has set a date to send civilians to space aboard its New Shepard spacecraft, and it's put the first seat on the flight up for bids.
The company founded by Amazon billionaire Jeff Bezos announced Wednesday that it's targeting July 20 for its first crewed flight. One of the seats on the flight has been put up for auction, with the proceeds benefiting Blue Origin's educational foundation, Club For The Future.
The trip will see the astronauts blast off from Blue Origin's west Texas launch facility inside a six-seat passenger capsule atop the New Shepard booster. After separating from the rocket, the crew will travel beyond the edge of space to experience a few minutes of weightlessness and an epic view before returning for a parachute-assisted soft landing back on Earth. Meanwhile, the booster will make an autonomous powered landing not far from where it launched.
Opening bids for the seat on the first crewed flight are being taken online at the Blue Origin website. The three-phase auction will conclude with a live online auction on June 12.
So far, no humans have actually flown on New Shepard. The closest anyone has come is strapping into the capsule seats for a communications check but then exiting before actual blast-off of the most recent test flight.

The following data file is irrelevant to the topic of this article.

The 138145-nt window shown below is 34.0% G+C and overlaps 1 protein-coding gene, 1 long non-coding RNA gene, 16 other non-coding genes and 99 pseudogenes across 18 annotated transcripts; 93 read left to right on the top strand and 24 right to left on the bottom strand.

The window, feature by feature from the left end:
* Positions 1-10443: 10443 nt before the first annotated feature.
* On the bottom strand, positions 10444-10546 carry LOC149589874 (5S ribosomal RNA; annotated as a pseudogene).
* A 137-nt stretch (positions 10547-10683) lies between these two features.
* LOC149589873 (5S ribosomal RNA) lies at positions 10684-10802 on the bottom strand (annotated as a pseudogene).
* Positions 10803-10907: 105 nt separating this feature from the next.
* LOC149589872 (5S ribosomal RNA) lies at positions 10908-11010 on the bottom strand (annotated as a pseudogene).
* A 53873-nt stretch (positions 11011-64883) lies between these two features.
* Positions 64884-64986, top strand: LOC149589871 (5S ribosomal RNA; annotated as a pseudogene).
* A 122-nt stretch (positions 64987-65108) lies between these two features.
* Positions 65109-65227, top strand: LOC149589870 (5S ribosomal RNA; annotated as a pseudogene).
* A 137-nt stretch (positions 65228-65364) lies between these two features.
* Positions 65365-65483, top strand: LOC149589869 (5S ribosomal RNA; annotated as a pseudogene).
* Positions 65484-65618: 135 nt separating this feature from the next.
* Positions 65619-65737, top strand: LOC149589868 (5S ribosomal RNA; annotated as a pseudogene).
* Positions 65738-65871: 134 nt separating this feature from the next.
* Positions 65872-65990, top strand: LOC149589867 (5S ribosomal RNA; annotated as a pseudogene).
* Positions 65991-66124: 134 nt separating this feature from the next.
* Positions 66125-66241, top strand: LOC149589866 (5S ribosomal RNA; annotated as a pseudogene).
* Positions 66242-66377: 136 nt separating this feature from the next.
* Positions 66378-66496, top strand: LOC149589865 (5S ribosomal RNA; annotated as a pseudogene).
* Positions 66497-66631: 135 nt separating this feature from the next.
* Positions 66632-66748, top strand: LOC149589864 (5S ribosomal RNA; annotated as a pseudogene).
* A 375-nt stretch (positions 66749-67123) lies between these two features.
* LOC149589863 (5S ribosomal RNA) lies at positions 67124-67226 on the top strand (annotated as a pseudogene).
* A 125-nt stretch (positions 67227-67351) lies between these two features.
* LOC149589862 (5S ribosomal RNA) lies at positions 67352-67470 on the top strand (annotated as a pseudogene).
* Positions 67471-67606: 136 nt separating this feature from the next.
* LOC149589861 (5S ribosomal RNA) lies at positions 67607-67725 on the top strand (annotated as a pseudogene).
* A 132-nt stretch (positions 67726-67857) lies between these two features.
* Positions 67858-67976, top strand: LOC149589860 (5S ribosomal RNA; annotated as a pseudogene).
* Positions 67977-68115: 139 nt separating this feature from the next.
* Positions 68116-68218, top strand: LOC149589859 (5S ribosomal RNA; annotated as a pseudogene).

The announcement ends years of anticipation and comes over half a decade afterthe first vertical rocket landing as part of the new commercial space race of the 21st century. During the past five years, however, it would seem that has run away with the competition, or certainly with most media attention.
Elon Musk's company has conducted dozens of launches and landings of much bigger rockets performing more complicated missions and already sent astronauts to orbit. Meanwhile, Blue Origin has moved at a seemingly slower pace, conducting a few New Shepard tests per year while also moving ahead with plans for a bigger New Glenn rocket to compete more directly with the likes of SpaceX.
To be fair, sending paying customers on a joyride to space as tourists is very different from launching satellites or working as a contractor for NASA to transport highly trained astronauts. SpaceX has lost satellites in accidents and been able to carry on rather easily. But if Blue Origin were to lose a passenger, it could be an entirely different matter.
So all of the main companies looking to send wealthy tourists to space -- Blue Origin and Virgin Galactic as well as SpaceX -- have faced slow progress to make sure it's done right with minimal risk.
Virgin Galactic lost a pilot in one accident that set its development back, but it's still hoping to begin sending customers to space aboard its custom spaceplanes in the coming months.to space later this year. But if the plan announced Tuesday pans out, Blue Origin may be the first of the three to send an actual paying customer on the trip of a lifetime.
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